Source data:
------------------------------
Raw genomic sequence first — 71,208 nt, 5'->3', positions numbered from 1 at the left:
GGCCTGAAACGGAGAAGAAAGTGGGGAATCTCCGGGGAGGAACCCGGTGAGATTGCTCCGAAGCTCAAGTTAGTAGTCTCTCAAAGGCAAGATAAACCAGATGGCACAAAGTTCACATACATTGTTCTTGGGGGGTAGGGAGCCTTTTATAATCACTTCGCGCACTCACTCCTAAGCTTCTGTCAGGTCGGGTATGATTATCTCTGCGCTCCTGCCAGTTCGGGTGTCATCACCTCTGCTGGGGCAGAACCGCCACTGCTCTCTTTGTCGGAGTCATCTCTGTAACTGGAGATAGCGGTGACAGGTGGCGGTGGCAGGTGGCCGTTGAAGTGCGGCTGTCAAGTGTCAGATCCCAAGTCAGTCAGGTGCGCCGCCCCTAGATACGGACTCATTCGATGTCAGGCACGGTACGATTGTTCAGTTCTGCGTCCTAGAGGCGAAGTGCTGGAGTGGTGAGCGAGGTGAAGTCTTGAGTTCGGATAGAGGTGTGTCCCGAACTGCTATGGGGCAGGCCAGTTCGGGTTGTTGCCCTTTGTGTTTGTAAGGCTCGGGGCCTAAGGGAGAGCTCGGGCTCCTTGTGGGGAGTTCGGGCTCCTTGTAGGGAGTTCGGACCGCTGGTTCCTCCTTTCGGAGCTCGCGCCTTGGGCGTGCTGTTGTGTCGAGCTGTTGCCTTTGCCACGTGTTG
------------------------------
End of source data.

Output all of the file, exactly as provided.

Raw genomic sequence first — 71,208 nt, 5'->3', positions numbered from 1 at the left:
GGCCTGAAACGGAGAAGAAAGTGGGGAATCTCCGGGGAGGAACCCGGTGAGATTGCTCCGAAGCTCAAGTTAGTAGTCTCTCAAAGGCAAGATAAACCAGATGGCACAAAGTTCACATACATTGTTCTTGGGGGGTAGGGAGCCTTTTATAATCACTTCGCGCACTCACTCCTAAGCTTCTGTCAGGTCGGGTATGATTATCTCTGCGCTCCTGCCAGTTCGGGTGTCATCACCTCTGCTGGGGCAGAACCGCCACTGCTCTCTTTGTCGGAGTCATCTCTGTAACTGGAGATAGCGGTGACAGGTGGCGGTGGCAGGTGGCCGTTGAAGTGCGGCTGTCAAGTGTCAGATCCCAAGTCAGTCAGGTGCGCCGCCCCTAGATACGGACTCATTCGATGTCAGGCACGGTACGATTGTTCAGTTCTGCGTCCTAGAGGCGAAGTGCTGGAGTGGTGAGCGAGGTGAAGTCTTGAGTTCGGATAGAGGTGTGTCCCGAACTGCTATGGGGCAGGCCAGTTCGGGTTGTTGCCCTTTGTGTTTGTAAGGCTCGGGGCCTAAGGGAGAGCTCGGGCTCCTTGTGGGGAGTTCGGGCTCCTTGTAGGGAGTTCGGACCGCTGGTTCCTCCTTTCGGAGCTCGCGCCTTGGGCGTGCTGTTGTGTCGAGCTGTTGCCTTTGCCACGTGTTG